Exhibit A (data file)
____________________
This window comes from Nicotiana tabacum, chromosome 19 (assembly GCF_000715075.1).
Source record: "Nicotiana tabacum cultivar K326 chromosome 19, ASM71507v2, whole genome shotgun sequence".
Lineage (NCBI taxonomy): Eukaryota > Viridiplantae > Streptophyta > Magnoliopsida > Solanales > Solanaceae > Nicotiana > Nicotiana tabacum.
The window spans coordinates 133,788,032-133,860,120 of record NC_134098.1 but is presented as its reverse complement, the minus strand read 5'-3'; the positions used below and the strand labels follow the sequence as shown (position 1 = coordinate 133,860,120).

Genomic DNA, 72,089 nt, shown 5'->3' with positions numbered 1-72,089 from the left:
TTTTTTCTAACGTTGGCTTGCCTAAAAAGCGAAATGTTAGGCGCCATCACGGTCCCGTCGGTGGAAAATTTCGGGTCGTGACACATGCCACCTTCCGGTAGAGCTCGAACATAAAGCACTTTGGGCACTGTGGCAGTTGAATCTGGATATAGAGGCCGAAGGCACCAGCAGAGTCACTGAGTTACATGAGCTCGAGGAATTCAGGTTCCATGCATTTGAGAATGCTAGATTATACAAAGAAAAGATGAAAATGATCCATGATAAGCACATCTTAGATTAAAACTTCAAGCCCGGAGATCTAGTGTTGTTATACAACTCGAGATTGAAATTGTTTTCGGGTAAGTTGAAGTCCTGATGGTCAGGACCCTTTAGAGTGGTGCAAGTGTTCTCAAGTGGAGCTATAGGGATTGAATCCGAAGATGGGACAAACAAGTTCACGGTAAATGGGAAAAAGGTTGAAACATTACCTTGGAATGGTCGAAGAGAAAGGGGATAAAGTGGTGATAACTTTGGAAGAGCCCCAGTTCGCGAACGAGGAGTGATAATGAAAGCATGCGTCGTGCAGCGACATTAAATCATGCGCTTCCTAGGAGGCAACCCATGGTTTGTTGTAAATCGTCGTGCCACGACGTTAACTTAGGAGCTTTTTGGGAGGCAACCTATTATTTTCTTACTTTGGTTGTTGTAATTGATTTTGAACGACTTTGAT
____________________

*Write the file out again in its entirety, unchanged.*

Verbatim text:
This window comes from Nicotiana tabacum, chromosome 19 (assembly GCF_000715075.1).
Source record: "Nicotiana tabacum cultivar K326 chromosome 19, ASM71507v2, whole genome shotgun sequence".
Lineage (NCBI taxonomy): Eukaryota > Viridiplantae > Streptophyta > Magnoliopsida > Solanales > Solanaceae > Nicotiana > Nicotiana tabacum.
The window spans coordinates 133,788,032-133,860,120 of record NC_134098.1 but is presented as its reverse complement, the minus strand read 5'-3'; the positions used below and the strand labels follow the sequence as shown (position 1 = coordinate 133,860,120).

Genomic DNA, 72,089 nt, shown 5'->3' with positions numbered 1-72,089 from the left:
TTTTTTCTAACGTTGGCTTGCCTAAAAAGCGAAATGTTAGGCGCCATCACGGTCCCGTCGGTGGAAAATTTCGGGTCGTGACACATGCCACCTTCCGGTAGAGCTCGAACATAAAGCACTTTGGGCACTGTGGCAGTTGAATCTGGATATAGAGGCCGAAGGCACCAGCAGAGTCACTGAGTTACATGAGCTCGAGGAATTCAGGTTCCATGCATTTGAGAATGCTAGATTATACAAAGAAAAGATGAAAATGATCCATGATAAGCACATCTTAGATTAAAACTTCAAGCCCGGAGATCTAGTGTTGTTATACAACTCGAGATTGAAATTGTTTTCGGGTAAGTTGAAGTCCTGATGGTCAGGACCCTTTAGAGTGGTGCAAGTGTTCTCAAGTGGAGCTATAGGGATTGAATCCGAAGATGGGACAAACAAGTTCACGGTAAATGGGAAAAAGGTTGAAACATTACCTTGGAATGGTCGAAGAGAAAGGGGATAAAGTGGTGATAACTTTGGAAGAGCCCCAGTTCGCGAACGAGGAGTGATAATGAAAGCATGCGTCGTGCAGCGACATTAAATCATGCGCTTCCTAGGAGGCAACCCATGGTTTGTTGTAAATCGTCGTGCCACGACGTTAACTTAGGAGCTTTTTGGGAGGCAACCTATTATTTTCTTACTTTGGTTGTTGTAATTGATTTTGAACGACTTTGAT